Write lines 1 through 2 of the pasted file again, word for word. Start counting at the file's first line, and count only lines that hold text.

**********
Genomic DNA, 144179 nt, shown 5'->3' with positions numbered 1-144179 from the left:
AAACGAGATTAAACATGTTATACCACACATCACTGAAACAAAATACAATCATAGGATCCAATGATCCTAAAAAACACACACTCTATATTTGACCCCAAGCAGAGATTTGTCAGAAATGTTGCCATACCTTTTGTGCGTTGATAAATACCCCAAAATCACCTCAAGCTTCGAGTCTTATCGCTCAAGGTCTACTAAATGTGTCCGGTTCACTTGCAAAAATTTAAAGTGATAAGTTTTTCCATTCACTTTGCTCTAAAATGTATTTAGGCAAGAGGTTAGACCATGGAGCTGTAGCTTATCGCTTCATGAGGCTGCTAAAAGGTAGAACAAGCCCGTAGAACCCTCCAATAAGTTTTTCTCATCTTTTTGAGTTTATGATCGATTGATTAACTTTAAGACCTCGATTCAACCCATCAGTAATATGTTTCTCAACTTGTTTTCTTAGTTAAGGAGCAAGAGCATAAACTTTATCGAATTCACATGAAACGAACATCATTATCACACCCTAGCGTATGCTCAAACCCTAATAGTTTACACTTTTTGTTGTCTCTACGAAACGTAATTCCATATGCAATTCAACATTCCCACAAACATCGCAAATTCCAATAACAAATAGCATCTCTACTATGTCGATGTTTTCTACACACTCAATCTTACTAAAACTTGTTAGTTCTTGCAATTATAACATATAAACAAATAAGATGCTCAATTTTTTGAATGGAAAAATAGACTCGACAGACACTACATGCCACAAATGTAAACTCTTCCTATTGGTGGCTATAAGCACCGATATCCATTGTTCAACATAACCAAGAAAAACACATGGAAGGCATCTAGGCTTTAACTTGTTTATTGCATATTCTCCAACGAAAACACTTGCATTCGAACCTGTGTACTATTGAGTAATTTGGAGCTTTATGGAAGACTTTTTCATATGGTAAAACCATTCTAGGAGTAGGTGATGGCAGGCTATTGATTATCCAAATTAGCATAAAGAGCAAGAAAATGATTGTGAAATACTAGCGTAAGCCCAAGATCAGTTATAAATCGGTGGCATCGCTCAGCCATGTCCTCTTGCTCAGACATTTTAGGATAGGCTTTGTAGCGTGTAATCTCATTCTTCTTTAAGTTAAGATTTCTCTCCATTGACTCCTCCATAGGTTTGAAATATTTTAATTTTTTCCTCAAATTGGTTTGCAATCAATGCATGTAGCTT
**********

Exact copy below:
Genomic DNA, 144179 nt, shown 5'->3' with positions numbered 1-144179 from the left:
AAACGAGATTAAACATGTTATACCACACATCACTGAAACAAAATACAATCATAGGATCCAATGATCCTAAAAAACACACACTCTATATTTGACCCCAAGCAGAGATTTGTCAGAAATGTTGCCATACCTTTTGTGCGTTGATAAATACCCCAAAATCACCTCAAGCTTCGAGTCTTATCGCTCAAGGTCTACTAAATGTGTCCGGTTCACTTGCAAAAATTTAAAGTGATAAGTTTTTCCATTCACTTTGCTCTAAAATGTATTTAGGCAAGAGGTTAGACCATGGAGCTGTAGCTTATCGCTTCATGAGGCTGCTAAAAGGTAGAACAAGCCCGTAGAACCCTCCAATAAGTTTTTCTCATCTTTTTGAGTTTATGATCGATTGATTAACTTTAAGACCTCGATTCAACCCATCAGTAATATGTTTCTCAACTTGTTTTCTTAGTTAAGGAGCAAGAGCATAAACTTTATCGAATTCACATGAAACGAACATCATTATCACACCCTAGCGTATGCTCAAACCCTAATAGTTTACACTTTTTGTTGTCTCTACGAAACGTAATTCCATATGCAATTCAACATTCCCACAAACATCGCAAATTCCAATAACAAATAGCATCTCTACTATGTCGATGTTTTCTACACACTCAATCTTACTAAAACTTGTTAGTTCTTGCAATTATAACATATAAACAAATAAGATGCTCAATTTTTTGAATGGAAAAATAGACTCGACAGACACTACATGCCACAAATGTAAACTCTTCCTATTGGTGGCTATAAGCACCGATATCCATTGTTCAACATAACCAAGAAAAACACATGGAAGGCATCTAGGCTTTAACTTGTTTATTGCATATTCTCCAACGAAAACACTTGCATTCGAACCTGTGTACTATTGAGTAATTTGGAGCTTTATGGAAGACTTTTTCATATGGTAAAACCATTCTAGGAGTAGGTGATGGCAGGCTATTGATTATCCAAATTAGCATAAAGAGCAAGAAAATGATTGTGAAATACTAGCGTAAGCCCAAGATCAGTTATAAATCGGTGGCATCGCTCAGCCATGTCCTCTTGCTCAGACATTTTAGGATAGGCTTTGTAGCGTGTAATCTCATTCTTCTTTAAGTTAAGATTTCTCTCCATTGACTCCTCCATAGGTTTGAAATATTTTAATTTTTTCCTCAAATTGGTTTGCAATCAATGCATGTAGCTT